some 5,000 students, nearly half the district's enrollment.
said the practical effect of the present arrangement is to avoid
having any 'high poverty' schools by dispersing children in
areas of the district with lower average personal incomes. A
'high poverty' school is one in which a majority of students
qualify under U.S. Department of Agriculture standards to
receive free or reduced-price lunches.
superintendent said that concentrations of students with lower
socio-economic backgrounds result in schools with overall poorer
academic performance. To support that contention, the plan cites
the recently published Delaware Department of Education school
performance ratings. "The district with the highest percentage
of all schools under school review -- Red Clay -- also has the
greatest disparity of income levels among [its] schools," the
report said. Red Clay has seven schools so designated;
Brandywine has one. 'Under review' is an euphemism for schools
not showing sufficient academic improvement in state assessment
referred to the likelihood of "teacher flight" from such schools
which he said would run counter to the need to have more highly
qualified teachers there. He also said providing additional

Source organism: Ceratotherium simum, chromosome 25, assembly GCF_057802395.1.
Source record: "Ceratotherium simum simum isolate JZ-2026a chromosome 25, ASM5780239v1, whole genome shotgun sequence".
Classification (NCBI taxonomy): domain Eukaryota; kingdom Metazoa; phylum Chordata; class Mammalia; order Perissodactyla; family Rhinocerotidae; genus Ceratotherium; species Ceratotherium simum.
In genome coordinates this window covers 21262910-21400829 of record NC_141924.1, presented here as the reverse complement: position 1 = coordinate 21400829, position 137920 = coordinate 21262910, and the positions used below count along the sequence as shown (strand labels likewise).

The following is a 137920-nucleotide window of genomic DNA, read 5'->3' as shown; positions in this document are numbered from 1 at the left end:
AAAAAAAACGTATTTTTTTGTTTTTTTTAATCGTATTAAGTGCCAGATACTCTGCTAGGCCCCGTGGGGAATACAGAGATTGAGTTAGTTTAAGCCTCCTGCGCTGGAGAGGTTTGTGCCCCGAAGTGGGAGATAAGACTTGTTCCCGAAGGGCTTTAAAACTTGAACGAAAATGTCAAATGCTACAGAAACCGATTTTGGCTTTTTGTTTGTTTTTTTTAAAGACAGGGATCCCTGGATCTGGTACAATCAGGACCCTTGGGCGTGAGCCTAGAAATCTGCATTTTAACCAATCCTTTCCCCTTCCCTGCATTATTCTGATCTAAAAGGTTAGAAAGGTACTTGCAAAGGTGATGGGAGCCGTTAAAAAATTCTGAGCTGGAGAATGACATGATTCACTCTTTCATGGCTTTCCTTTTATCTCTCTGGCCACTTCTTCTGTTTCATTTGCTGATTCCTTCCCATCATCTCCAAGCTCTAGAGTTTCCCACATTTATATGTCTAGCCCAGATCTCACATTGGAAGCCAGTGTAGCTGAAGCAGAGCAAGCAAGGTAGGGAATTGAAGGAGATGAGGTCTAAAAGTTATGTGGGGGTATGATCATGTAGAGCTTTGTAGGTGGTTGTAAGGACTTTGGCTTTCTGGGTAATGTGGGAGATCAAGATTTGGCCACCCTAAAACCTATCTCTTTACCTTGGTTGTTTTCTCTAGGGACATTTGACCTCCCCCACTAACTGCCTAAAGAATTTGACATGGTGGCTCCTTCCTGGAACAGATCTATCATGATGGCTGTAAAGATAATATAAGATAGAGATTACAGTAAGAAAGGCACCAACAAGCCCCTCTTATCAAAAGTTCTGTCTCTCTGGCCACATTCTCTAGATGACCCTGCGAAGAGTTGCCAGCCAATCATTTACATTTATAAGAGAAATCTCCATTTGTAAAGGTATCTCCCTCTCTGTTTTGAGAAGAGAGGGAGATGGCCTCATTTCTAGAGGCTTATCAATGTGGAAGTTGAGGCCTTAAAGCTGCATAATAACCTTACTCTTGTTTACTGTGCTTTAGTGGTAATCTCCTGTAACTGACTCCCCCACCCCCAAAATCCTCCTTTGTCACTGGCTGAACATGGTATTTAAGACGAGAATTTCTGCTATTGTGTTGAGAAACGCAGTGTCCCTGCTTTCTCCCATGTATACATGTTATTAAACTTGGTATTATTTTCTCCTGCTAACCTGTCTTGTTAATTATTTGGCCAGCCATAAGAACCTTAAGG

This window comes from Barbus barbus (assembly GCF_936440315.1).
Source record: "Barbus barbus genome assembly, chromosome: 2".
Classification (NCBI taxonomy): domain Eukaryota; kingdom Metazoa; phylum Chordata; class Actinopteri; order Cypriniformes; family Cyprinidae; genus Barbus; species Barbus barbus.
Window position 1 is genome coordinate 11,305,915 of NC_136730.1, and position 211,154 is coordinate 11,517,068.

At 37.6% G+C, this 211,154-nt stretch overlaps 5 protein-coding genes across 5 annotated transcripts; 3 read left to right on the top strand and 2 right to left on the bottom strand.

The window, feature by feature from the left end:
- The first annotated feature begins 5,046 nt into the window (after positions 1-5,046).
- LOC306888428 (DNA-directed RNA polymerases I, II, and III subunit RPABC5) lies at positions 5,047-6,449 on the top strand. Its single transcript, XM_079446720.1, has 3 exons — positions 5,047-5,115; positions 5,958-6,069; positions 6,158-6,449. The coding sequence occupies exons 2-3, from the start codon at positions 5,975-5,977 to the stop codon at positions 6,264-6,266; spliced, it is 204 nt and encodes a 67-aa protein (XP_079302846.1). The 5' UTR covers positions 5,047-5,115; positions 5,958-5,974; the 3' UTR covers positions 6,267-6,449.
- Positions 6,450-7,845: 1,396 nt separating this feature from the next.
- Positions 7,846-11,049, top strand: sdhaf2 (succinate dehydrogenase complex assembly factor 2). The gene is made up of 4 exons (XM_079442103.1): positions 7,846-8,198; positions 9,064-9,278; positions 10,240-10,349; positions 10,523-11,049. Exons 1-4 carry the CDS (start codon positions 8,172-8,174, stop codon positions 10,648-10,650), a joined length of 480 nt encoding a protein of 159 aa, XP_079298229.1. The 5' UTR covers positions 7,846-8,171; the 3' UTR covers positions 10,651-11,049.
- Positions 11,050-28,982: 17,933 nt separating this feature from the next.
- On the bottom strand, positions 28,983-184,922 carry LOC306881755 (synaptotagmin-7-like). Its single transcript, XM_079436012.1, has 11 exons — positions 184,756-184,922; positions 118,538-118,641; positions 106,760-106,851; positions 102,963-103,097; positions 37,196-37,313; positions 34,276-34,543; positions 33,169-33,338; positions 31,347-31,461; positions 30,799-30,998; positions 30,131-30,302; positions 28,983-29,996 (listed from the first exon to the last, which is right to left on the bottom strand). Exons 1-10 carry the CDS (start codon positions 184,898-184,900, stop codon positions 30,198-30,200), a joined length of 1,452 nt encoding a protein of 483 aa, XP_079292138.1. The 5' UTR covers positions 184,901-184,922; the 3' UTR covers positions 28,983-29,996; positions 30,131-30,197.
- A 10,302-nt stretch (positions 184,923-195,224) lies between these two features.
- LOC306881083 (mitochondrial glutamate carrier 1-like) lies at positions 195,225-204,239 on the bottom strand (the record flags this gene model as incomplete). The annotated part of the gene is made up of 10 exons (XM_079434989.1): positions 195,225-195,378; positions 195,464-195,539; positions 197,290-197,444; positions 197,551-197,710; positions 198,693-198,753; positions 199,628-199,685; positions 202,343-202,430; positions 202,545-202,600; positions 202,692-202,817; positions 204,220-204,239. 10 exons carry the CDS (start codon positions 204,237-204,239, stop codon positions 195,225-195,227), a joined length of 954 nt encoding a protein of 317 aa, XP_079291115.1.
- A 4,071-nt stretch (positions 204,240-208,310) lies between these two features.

services to those schools would be extremely costly.
the board's discussion of Harter's presentation, president Nancy
Doorey said that supporting the zip code plan would be
tantamount to "telling taxpayers we have to come up with several
million [dollars] for a plan you say you don't want on top of
coming up with money for other initiatives."
who turned out on Oct. 30 to vote on three proposed plans
endorsed the status quo by a 68%-to-32% margin. Countering a
claim that was not an accurate gauge of sentiment in the
district, vice president David Adkins noted that every district
resident age 18 and older had an opportunity to cast a vote and
presumably anyone who cared about neighborhood schools, one way
or the other, would have taken advantage of that opporunity.
Board member Janice Tunell added that the result "was not one
time, [but] something we've heard over and over again."
another matter at the meeting, the board gave first reading to a
revised policy that district administrator Barry Bogden said
will result in consistent application of the district's fee
schedule for use of school buildings and other facilities. The
previous policy, he said, actually ran counter to state law in
that it promoted arbitrary decisions on whether facilities could
be used and the charging of fees.
policy, if adopted as seems likely in December, provides for